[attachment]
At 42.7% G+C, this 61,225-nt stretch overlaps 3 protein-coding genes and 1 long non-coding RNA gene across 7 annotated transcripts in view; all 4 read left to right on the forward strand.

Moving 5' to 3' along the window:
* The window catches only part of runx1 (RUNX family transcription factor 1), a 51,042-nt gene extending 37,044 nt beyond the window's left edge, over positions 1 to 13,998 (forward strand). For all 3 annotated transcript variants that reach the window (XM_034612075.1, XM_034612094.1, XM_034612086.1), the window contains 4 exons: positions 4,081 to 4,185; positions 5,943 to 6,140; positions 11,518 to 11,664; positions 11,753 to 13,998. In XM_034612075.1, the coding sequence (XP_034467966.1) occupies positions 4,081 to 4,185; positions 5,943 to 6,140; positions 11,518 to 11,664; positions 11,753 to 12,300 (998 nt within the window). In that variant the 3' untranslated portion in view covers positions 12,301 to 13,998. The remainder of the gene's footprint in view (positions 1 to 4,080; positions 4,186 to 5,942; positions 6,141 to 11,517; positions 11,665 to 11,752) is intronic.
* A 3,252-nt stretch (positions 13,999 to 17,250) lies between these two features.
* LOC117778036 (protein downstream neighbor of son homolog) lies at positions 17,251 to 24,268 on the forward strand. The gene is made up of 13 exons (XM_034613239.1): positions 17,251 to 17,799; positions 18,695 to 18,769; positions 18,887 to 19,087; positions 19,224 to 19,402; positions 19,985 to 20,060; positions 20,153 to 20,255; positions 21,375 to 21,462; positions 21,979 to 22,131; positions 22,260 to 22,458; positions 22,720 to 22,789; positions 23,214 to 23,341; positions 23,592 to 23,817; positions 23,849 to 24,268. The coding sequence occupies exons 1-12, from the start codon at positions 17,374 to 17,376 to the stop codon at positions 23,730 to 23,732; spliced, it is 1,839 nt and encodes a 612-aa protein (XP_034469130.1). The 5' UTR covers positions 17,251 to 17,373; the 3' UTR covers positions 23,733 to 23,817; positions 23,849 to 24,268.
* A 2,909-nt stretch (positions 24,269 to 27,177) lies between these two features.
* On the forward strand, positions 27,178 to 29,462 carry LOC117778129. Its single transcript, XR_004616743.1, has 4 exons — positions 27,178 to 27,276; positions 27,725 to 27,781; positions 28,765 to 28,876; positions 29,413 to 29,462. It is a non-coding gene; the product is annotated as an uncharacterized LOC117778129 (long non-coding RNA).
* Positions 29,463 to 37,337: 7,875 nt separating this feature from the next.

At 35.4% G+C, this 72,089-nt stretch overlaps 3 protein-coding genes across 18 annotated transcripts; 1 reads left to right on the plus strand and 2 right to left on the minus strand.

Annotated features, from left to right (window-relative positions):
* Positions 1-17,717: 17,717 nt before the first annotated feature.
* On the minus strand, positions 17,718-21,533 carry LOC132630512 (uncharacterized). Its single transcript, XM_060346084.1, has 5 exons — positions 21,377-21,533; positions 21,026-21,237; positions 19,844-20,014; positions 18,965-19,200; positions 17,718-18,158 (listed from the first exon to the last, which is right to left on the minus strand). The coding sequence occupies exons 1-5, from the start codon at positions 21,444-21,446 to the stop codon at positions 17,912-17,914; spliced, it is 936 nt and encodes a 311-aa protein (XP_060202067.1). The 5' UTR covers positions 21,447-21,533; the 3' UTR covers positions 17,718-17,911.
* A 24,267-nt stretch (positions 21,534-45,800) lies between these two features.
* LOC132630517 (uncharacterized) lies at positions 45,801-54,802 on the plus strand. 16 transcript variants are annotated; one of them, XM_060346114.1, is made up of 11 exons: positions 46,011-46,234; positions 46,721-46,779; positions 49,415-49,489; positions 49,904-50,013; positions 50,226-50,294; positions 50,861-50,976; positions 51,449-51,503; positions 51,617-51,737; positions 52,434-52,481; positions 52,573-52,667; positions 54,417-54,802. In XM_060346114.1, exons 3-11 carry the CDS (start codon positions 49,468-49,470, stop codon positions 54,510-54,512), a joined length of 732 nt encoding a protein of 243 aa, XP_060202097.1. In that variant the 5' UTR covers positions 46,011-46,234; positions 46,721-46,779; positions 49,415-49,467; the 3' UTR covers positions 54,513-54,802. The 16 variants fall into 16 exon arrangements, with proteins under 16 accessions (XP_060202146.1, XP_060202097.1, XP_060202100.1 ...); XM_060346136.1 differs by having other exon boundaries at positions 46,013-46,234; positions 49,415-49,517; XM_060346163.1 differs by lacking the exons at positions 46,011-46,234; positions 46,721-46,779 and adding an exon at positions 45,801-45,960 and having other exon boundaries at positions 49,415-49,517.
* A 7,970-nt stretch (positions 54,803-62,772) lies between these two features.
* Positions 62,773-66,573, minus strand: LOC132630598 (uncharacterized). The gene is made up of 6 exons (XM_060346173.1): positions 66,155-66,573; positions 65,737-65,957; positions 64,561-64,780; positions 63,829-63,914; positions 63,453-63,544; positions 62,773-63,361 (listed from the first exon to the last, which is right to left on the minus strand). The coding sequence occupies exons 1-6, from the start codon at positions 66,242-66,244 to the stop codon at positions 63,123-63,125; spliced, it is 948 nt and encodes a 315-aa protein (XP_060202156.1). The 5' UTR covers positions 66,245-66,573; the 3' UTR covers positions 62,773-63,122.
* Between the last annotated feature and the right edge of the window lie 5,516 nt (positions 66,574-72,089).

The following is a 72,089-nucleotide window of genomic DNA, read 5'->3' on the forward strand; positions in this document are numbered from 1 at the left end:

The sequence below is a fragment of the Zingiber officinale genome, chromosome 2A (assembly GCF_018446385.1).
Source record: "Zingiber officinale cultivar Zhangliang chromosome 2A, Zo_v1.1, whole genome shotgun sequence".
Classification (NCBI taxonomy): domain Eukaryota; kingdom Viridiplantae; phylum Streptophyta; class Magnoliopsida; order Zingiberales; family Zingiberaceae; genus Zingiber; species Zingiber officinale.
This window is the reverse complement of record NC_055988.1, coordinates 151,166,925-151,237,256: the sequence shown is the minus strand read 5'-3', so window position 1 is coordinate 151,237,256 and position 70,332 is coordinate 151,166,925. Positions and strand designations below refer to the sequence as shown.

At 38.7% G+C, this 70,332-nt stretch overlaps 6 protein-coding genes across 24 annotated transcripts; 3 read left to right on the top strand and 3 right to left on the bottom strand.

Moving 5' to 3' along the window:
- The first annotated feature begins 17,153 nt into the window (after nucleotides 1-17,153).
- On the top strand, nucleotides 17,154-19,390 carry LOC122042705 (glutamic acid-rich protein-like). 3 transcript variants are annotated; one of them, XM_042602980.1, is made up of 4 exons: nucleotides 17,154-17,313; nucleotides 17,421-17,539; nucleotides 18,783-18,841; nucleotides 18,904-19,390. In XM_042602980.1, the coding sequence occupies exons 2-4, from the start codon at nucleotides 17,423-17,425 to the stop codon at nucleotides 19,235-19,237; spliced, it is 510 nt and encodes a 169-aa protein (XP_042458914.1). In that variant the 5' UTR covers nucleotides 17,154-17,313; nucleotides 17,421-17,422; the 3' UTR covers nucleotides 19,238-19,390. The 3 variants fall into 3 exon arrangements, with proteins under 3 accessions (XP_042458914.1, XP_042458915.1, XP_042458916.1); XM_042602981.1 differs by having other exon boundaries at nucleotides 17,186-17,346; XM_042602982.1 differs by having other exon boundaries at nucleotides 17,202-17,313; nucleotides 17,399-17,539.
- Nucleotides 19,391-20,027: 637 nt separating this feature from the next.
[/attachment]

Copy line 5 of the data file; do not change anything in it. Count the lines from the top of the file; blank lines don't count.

* LOC117778036 (protein downstream neighbor of son homolog) lies at positions 17,251 to 24,268 on the forward strand. The gene is made up of 13 exons (XM_034613239.1): positions 17,251 to 17,799; positions 18,695 to 18,769; positions 18,887 to 19,087; positions 19,224 to 19,402; positions 19,985 to 20,060; positions 20,153 to 20,255; positions 21,375 to 21,462; positions 21,979 to 22,131; positions 22,260 to 22,458; positions 22,720 to 22,789; positions 23,214 to 23,341; positions 23,592 to 23,817; positions 23,849 to 24,268. The coding sequence occupies exons 1-12, from the start codon at positions 17,374 to 17,376 to the stop codon at positions 23,730 to 23,732; spliced, it is 1,839 nt and encodes a 612-aa protein (XP_034469130.1). The 5' UTR covers positions 17,251 to 17,373; the 3' UTR covers positions 23,733 to 23,817; positions 23,849 to 24,268.